My father. That's what Blaise called him.
That word seems so cold and distant.
Not like my father at all.
He was kind, gentle, and always had time for me.
I used the word was. A lump came into my throat.
With one single thought my wall came crashing down.
The wall I'd built in my head to prevent myself for ever getting hurt again.
The memories came flooding out, washing me away. My dad picking me up when I got hurt. Me telling him the stories of my day and the reason I built that wall in the first place; that memory.
It was at night, before the world was ripped apart.
This was before the streets were bare and the buildings falling apart.
This was when everything was fine and I didn't have to look over my back all the time.
He was on the phone, talking to someone unknown. Then he looked straight at me, in a strange way, and ran off into the night.
And I never saw him again.
This was no ordinary night, either.
This was the night when the world was ripped apart, never to be fixed again.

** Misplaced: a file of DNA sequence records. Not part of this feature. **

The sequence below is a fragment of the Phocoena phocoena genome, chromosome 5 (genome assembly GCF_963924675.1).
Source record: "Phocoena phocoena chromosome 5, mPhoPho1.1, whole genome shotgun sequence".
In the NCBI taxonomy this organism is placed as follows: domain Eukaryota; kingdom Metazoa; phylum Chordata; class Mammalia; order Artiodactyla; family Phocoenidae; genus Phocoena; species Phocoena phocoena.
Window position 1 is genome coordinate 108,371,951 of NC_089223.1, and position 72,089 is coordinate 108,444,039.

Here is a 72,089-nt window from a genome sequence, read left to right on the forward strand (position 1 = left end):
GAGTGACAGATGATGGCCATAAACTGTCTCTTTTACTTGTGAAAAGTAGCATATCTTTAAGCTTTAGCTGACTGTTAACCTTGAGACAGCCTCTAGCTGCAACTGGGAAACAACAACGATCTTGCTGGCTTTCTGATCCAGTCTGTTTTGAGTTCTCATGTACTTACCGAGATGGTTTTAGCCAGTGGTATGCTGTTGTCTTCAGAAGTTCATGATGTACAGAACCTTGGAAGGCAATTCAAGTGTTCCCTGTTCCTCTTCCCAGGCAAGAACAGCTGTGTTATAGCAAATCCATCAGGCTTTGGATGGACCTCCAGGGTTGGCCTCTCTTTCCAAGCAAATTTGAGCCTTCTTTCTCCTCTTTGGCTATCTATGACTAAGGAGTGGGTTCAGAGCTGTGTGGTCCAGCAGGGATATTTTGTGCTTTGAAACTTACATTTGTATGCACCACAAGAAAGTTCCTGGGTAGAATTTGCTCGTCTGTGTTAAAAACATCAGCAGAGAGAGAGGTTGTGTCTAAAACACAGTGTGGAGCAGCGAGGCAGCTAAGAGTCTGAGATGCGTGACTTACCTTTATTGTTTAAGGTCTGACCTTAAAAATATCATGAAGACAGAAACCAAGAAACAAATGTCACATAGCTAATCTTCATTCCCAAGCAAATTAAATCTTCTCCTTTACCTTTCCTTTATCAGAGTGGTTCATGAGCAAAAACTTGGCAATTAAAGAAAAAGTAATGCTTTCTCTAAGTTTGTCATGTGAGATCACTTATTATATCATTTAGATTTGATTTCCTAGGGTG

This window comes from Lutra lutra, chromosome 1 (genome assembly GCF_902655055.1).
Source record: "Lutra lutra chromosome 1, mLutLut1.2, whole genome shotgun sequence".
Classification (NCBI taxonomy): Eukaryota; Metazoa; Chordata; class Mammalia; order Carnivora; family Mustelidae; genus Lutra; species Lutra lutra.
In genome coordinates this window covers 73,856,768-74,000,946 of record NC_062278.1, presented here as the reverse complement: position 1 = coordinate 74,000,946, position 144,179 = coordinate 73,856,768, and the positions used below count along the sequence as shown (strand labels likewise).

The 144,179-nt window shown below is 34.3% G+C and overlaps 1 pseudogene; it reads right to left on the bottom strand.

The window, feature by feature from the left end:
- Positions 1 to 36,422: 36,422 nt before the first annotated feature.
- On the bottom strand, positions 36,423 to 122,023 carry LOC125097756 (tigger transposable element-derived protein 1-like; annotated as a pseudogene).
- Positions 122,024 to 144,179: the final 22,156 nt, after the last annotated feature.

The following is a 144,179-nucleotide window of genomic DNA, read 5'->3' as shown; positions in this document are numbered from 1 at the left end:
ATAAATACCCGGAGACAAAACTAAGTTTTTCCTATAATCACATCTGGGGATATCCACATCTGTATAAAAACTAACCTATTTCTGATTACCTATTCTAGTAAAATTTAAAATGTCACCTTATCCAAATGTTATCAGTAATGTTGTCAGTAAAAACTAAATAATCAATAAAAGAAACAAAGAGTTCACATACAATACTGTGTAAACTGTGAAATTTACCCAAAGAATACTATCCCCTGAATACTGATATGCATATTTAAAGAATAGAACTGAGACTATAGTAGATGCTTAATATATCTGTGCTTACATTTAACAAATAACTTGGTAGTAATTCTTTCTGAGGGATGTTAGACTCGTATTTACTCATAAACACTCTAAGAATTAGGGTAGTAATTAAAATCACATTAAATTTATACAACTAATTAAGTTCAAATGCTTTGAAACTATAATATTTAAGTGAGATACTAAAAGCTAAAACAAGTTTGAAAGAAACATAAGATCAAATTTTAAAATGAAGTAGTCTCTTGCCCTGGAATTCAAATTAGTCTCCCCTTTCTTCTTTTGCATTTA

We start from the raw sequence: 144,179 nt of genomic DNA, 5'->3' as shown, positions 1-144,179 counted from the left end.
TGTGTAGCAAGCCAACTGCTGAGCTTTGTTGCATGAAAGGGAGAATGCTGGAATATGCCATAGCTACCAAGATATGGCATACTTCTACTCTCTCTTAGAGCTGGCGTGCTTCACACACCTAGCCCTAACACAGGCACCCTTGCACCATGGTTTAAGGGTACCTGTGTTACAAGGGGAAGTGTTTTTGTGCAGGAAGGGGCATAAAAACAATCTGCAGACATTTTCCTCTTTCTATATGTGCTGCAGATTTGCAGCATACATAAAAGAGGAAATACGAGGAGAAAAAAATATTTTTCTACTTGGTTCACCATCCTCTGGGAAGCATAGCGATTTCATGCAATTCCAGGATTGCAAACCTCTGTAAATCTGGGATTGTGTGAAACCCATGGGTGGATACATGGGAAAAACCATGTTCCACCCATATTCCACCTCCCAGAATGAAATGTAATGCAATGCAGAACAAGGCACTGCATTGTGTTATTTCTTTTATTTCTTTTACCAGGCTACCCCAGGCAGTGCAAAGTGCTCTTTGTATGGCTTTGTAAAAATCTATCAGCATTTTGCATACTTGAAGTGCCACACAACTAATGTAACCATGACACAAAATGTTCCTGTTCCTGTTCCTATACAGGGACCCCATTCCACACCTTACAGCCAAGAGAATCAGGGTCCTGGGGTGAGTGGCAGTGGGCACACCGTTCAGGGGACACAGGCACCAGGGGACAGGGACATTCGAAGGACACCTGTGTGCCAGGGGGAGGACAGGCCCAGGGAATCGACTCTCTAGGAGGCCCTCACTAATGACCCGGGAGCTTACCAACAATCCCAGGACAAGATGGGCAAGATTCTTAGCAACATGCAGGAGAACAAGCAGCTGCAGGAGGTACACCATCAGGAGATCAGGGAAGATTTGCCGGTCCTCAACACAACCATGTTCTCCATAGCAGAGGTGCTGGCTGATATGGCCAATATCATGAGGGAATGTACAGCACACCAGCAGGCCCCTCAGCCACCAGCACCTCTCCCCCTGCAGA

All my dad left me was that diary and now I could die because of it.
I couldn't take it anymore.
I grabbed the book out of Blaise's hand and ran out of her base.
Then I found a tree climbed it, with the book held tightly to my chest.
I curled up into a ball and started to cry.
I let go.
I couldn't hold in all the worries.
And the loneliness.
When my eyes were dry, I untangled myself from the ball and looked at the ground below.
Blaise was looking up at me with a sympathetic smile on her face.
"Come on," she says gently.
The sun slowly rose, reflecting of her scars, and I wondered how I ever found them frightening.
I slowly climbed down, the book still gripped to my chest.
I stumbled a bit.
She laughed a bit. She picked me up. Then she carried me back into my makeshift bed and waited until I'd fallen asleep.
As I drifted off, I felt the book being taken out of my arms.